Former officials predict defense spending in a Biden administration will compete with other costly national priorities, including healthcare, repairing the U.S. economy after the coronavirus pandemic, climate change, and other domestic priorities. Biden, in articles and speeches, has proposed massive projects from infrastructure to energy and education, all requiring new federal spending. 

In foreign policy, the Pentagon also may have to compete with an attempt to surge new funding and attention into rebuilding the State Department, USAID, and other non-military tools, which Biden and his advisors are promising. That effort may not add up to much when compared to the military’s massive warchest, but it would force Congress to rethink how every national security dollar is spent. 

If Trump wins a second term and continues seeking to make good on his promise to “rebuild” America’s military, it is by no means a blank check for defense companies. The administration’s defense spending forecast in its latest budget plan already shows little to no real growth through 2025.

“Even before the coronavirus pandemic, I don’t really see a world in which defense spending continues to go up,” said Susanna Blume, a former Pentagon staffer who is now a senior fellow at CNAS, where she specializes in defense strategy, planning and budget. “I think we’re looking at some kind of a reduction and the question is how much and how fast.”

One clue: Biden already has pledged to reduce large U.S. deployments into the so-called “forever wars.” Further spending cuts likely would have to lead to reductions in troop numbers and weapons buys, Hale predicted, because officials will likely be reluctant to keep high personnel numbers but cut into their training and maintenance. Mandatory spending cuts — the result of the Budget Control Act sequester in 2013 — led to a decline in military readiness for much of the mid-2010s.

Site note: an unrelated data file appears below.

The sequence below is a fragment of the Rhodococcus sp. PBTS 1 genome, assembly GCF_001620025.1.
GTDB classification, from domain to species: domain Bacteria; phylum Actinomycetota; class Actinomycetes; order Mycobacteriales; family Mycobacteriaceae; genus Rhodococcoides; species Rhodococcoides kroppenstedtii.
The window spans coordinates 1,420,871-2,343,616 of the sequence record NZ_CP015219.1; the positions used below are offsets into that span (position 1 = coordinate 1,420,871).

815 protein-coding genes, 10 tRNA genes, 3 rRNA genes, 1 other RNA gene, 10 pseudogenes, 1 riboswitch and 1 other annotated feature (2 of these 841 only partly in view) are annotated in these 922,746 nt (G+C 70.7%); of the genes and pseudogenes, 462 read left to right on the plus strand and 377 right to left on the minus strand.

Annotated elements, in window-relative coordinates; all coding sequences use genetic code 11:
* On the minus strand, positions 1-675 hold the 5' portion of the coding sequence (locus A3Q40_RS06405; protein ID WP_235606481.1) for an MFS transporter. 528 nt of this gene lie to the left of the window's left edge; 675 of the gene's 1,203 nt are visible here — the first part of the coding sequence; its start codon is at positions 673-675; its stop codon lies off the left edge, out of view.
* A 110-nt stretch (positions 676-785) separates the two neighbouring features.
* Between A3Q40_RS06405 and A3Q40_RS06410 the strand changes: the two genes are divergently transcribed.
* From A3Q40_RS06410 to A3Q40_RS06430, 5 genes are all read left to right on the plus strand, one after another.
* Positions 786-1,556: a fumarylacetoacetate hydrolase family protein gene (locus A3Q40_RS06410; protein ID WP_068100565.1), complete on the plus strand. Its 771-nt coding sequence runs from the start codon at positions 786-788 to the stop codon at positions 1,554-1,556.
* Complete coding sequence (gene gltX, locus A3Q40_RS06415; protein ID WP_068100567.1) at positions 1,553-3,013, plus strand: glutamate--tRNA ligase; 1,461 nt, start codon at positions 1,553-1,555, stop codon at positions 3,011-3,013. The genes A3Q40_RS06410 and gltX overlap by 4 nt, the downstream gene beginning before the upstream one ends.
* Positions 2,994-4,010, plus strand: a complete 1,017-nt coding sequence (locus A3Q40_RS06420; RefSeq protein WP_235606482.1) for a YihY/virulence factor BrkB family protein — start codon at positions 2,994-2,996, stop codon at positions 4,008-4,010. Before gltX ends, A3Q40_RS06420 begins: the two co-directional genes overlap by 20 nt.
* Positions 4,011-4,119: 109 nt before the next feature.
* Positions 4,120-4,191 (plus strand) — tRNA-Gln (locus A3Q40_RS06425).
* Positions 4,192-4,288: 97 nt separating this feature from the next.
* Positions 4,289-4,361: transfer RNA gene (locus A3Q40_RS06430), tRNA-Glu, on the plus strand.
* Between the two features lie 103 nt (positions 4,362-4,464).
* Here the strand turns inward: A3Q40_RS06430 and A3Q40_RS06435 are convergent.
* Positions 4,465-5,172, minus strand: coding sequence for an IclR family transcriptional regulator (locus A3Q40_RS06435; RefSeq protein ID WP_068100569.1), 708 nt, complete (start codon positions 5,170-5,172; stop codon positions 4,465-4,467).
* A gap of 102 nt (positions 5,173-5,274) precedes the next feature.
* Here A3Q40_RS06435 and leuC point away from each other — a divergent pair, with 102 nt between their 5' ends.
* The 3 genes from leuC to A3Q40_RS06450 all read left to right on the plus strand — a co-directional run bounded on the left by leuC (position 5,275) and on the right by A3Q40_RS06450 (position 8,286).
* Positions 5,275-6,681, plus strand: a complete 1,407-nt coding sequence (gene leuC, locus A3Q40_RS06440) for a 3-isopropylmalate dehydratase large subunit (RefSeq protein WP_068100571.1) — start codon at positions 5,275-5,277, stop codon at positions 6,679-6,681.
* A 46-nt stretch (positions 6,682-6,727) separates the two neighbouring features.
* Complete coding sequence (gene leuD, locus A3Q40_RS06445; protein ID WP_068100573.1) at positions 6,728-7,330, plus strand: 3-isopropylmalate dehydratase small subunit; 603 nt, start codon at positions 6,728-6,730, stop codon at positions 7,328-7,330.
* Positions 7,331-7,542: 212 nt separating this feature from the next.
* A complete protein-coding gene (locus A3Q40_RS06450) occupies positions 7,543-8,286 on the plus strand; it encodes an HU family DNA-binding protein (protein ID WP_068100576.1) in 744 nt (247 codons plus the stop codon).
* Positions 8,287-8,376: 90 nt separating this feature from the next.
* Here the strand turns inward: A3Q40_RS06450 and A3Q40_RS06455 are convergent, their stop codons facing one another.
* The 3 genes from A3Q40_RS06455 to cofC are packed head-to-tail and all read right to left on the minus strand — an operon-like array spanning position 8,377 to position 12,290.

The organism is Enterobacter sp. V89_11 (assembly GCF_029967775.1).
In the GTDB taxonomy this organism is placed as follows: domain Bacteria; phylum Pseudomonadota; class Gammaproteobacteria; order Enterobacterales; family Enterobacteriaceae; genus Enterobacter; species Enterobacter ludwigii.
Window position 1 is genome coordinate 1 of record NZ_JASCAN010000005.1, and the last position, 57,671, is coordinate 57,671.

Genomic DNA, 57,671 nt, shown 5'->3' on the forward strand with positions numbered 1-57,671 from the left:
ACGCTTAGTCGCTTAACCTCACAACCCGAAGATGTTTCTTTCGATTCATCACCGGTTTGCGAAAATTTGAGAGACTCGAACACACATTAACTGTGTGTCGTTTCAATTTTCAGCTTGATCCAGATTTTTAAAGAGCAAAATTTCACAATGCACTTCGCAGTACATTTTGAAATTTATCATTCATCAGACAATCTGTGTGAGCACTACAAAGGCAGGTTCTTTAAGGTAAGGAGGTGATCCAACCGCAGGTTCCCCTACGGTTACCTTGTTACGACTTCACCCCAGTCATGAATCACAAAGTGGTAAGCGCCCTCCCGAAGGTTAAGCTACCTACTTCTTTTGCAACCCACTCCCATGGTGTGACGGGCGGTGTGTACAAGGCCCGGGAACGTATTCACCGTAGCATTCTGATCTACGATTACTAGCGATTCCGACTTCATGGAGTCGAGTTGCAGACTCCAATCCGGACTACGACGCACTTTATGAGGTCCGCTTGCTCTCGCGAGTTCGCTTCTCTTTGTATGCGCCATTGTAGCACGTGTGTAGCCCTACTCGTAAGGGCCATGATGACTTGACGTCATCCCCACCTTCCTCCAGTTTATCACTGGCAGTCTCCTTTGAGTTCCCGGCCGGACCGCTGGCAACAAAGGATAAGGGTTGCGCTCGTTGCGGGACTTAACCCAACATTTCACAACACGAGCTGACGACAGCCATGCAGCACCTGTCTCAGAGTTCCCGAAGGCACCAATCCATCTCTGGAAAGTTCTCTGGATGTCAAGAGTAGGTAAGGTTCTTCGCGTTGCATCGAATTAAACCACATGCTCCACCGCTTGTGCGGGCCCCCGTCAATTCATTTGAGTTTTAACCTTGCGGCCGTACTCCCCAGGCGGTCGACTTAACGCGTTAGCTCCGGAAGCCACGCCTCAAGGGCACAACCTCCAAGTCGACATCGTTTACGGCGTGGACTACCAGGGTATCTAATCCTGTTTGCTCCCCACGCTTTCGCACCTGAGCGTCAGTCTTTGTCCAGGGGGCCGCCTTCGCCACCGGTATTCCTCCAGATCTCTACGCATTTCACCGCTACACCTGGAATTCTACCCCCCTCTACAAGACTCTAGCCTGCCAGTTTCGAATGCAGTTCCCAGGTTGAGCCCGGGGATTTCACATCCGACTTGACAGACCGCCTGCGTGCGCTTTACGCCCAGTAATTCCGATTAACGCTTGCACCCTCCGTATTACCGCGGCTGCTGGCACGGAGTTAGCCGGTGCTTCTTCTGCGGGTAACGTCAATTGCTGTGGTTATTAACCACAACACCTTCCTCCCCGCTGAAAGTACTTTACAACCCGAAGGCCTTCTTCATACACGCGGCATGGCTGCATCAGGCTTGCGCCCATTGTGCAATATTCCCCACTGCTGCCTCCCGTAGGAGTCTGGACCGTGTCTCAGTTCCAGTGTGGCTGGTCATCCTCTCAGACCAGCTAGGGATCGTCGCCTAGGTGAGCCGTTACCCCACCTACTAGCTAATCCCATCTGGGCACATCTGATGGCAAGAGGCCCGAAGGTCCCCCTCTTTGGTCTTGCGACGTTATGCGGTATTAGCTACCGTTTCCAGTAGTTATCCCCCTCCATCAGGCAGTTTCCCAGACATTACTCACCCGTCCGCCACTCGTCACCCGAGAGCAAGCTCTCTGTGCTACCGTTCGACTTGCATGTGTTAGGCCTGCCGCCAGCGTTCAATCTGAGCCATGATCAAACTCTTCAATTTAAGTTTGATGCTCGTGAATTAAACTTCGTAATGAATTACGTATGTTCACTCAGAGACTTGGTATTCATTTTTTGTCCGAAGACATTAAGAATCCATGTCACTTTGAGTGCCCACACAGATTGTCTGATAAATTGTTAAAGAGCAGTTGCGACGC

How Big of a Cut?

Americans should know by early 2021. The largest cuts are typically made during the first few months of a new administration. With relatively few political appointees at the Pentagon, that’s the period of time when the White House plays its largest role in shaping the federal budget, said Gordon Adams, who ran defense budgeting during the Clinton administration and worked on President Barack Obama’s transition team. “It’s exactly why this moment is critical for Biden,” Adams said. “There’s no moment where the incoming president has more capacity to change the defense numbers than in a transition in the first year.” Less than three months after Obama moved into the White House in 2009, he had then-Defense Secretary Robert Gates lay out a plan to cut billions of dollars from weapons projects to reign in Pentagon spending and focus on near-term projects that supported troops fighting in Iraq and Afghanistan.